Survey: Hospitals want value-based care but struggle to fund, build initiatives
Value-based care is allowing hospitals to better align clinical care with social needs, but many health systems are struggling to “fund and build effective capabilities,” according to a new survey by the Deloitte Center for Health Solutions.
The survey of 284 U.S. hospitals found they are still learning how to benefit from coordinated care and value-based payment models.
Deloitte also found that 80% said hospital leadership is committed to addressing social needs as part of clinical care, 90% are screening inpatients and 83% are screening high-utilizer populations for social needs. Nearly 40% said they have no way to measure the outcome of their activities pertaining to value-based care.
Deloitte said environmental and social factors impact health and determine 80% of health outcomes. However, hospitals don’t know how to integrate that into treatment protocol, according to the report.
Sarah Thomas, leader of the Deloitte Center for Health Solutions, said hospitals are trying to help patients connect to programs that can address their needs, but they still struggle with knowing what programs work best for specific patients. Nearly three-quarters of hospitals surveyed said they don’t have dedicated funds for the populations they want to target.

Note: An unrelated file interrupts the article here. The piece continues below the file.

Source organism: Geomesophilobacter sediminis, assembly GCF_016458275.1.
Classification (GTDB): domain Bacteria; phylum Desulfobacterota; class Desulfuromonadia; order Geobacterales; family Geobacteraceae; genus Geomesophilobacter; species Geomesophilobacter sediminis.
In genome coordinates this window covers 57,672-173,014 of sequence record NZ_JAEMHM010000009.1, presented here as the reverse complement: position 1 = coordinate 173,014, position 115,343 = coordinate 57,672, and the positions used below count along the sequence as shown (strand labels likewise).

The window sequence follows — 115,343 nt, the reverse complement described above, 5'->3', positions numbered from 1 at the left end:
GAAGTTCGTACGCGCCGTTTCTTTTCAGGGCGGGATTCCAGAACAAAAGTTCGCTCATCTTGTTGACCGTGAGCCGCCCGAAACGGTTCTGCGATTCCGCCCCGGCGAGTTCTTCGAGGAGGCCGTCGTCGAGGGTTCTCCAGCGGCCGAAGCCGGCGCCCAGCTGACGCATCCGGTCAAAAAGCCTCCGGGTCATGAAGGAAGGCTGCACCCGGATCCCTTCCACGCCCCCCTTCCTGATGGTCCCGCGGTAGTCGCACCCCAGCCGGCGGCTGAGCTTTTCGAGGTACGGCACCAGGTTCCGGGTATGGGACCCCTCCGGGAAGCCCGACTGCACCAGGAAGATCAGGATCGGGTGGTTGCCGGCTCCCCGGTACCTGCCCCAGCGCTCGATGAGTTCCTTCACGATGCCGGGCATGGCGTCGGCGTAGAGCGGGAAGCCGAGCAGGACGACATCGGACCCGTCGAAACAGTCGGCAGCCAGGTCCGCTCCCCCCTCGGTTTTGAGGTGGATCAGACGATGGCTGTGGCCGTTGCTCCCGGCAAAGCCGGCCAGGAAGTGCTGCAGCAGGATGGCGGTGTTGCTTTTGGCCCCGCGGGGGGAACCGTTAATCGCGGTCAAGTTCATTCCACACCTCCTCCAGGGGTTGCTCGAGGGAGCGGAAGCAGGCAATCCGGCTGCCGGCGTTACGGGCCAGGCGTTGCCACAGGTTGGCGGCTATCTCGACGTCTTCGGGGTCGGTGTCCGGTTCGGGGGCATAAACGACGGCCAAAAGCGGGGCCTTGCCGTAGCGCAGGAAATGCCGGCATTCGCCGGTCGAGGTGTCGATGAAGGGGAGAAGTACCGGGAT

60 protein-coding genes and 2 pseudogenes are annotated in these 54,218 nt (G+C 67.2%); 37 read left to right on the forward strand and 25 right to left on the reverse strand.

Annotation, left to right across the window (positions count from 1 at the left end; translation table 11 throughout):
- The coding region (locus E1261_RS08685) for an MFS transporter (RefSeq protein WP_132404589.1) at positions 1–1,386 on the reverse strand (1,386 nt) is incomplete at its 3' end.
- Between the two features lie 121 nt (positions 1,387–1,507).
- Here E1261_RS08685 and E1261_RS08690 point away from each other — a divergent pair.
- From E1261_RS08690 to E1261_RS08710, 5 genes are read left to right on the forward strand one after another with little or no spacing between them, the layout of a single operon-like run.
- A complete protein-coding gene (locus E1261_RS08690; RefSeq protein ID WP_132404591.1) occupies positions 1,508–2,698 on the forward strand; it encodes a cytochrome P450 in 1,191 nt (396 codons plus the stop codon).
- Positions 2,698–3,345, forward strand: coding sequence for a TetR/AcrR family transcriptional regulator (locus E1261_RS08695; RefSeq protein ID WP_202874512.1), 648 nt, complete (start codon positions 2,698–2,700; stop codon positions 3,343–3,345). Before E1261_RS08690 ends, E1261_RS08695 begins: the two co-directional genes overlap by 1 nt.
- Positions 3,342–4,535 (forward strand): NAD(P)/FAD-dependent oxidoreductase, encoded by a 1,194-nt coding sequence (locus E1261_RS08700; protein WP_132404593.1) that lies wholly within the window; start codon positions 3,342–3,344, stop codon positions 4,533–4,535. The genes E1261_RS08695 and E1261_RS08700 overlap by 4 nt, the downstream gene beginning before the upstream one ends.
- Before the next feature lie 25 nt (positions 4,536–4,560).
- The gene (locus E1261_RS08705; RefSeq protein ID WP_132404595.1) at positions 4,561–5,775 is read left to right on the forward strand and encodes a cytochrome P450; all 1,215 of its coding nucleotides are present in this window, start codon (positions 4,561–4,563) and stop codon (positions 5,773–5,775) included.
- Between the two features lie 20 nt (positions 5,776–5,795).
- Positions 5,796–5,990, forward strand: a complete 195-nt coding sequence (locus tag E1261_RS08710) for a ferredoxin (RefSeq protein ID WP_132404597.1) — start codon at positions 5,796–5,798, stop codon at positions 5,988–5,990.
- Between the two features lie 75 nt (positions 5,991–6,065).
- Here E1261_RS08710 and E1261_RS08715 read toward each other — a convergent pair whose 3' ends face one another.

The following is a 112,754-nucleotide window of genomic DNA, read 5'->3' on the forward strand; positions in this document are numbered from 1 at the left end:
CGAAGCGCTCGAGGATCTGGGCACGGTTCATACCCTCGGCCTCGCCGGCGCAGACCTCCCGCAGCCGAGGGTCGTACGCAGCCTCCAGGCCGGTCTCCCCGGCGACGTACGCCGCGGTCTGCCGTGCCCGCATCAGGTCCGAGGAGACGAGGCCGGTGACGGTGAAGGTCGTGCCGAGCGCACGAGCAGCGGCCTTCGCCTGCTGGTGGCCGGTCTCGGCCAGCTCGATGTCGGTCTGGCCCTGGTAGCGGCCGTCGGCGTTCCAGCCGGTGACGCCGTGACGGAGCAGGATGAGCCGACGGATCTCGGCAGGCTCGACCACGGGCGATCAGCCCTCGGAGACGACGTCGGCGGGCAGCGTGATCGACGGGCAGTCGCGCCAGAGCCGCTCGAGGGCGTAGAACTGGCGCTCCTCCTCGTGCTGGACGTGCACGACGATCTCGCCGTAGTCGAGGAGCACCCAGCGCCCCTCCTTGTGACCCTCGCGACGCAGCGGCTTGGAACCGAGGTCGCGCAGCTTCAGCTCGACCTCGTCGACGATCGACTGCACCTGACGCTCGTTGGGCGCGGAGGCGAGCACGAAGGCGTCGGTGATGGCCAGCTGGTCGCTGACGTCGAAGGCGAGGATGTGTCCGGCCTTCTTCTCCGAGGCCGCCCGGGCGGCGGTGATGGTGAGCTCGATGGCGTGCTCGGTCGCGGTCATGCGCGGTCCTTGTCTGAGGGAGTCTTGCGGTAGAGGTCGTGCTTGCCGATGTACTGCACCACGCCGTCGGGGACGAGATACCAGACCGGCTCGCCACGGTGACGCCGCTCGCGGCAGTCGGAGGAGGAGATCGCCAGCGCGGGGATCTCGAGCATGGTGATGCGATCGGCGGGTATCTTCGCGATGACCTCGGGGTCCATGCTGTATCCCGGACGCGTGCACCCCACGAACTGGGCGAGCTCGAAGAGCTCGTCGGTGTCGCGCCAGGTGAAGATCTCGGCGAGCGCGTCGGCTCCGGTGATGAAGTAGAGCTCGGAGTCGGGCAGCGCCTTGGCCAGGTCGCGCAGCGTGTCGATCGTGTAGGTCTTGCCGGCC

Hospital leaders support the move to a value-based system, but the problem is that many healthcare executives still don’t plan on having any value-based reimbursement initiatives. Also, it's unclear how effective those models are at reducing healthcare costs and improving quality.
Deloitte offered some possible solutions, including: adopt consistent definitions and metrics addressing social determinants of health; scale what is working; remove silos and consolidate resources; continue the push toward value-based care; find ways to track health and cost outcomes; and share best practices so hospitals can invest in programs that work.
Reducing disparities is a major issue in U.S. healthcare. Medicaid expansion has led to more insured Americans, but issues involving housing, education and nutrition still have a “substantial effect on people’s health.” A recent Commonwealth Fund study found that the U.S. healthcare system ranked last in system performance of 11 wealthy nations. One of the many areas in which the U.S. came in last was equity in healthcare.
- Deloitte Addressing social determinants of health in hospitals
- Healthcare Dive Is value-based care making a difference?